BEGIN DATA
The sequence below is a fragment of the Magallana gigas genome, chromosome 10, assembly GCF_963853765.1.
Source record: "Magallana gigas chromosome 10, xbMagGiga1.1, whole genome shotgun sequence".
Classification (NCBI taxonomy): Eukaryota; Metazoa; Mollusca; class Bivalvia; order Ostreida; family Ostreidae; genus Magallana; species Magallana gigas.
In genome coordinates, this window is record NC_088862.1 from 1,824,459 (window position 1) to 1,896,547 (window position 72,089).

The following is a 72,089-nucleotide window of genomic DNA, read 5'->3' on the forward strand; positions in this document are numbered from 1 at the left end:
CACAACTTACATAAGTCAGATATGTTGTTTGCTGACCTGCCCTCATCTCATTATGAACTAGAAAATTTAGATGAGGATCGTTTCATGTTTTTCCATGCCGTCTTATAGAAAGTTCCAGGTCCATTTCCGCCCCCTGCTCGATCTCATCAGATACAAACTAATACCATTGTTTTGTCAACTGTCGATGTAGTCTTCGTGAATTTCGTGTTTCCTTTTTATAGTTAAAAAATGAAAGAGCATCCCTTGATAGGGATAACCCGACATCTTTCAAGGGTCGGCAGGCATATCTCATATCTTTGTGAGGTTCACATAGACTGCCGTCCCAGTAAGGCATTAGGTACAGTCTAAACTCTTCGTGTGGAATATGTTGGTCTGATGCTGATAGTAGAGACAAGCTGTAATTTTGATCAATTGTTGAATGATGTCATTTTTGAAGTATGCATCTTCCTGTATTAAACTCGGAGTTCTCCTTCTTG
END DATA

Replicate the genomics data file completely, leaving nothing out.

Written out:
The sequence below is a fragment of the Magallana gigas genome, chromosome 10, assembly GCF_963853765.1.
Source record: "Magallana gigas chromosome 10, xbMagGiga1.1, whole genome shotgun sequence".
Classification (NCBI taxonomy): Eukaryota; Metazoa; Mollusca; class Bivalvia; order Ostreida; family Ostreidae; genus Magallana; species Magallana gigas.
In genome coordinates, this window is record NC_088862.1 from 1,824,459 (window position 1) to 1,896,547 (window position 72,089).

The following is a 72,089-nucleotide window of genomic DNA, read 5'->3' on the forward strand; positions in this document are numbered from 1 at the left end:
CACAACTTACATAAGTCAGATATGTTGTTTGCTGACCTGCCCTCATCTCATTATGAACTAGAAAATTTAGATGAGGATCGTTTCATGTTTTTCCATGCCGTCTTATAGAAAGTTCCAGGTCCATTTCCGCCCCCTGCTCGATCTCATCAGATACAAACTAATACCATTGTTTTGTCAACTGTCGATGTAGTCTTCGTGAATTTCGTGTTTCCTTTTTATAGTTAAAAAATGAAAGAGCATCCCTTGATAGGGATAACCCGACATCTTTCAAGGGTCGGCAGGCATATCTCATATCTTTGTGAGGTTCACATAGACTGCCGTCCCAGTAAGGCATTAGGTACAGTCTAAACTCTTCGTGTGGAATATGTTGGTCTGATGCTGATAGTAGAGACAAGCTGTAATTTTGATCAATTGTTGAATGATGTCATTTTTGAAGTATGCATCTTCCTGTATTAAACTCGGAGTTCTCCTTCTTG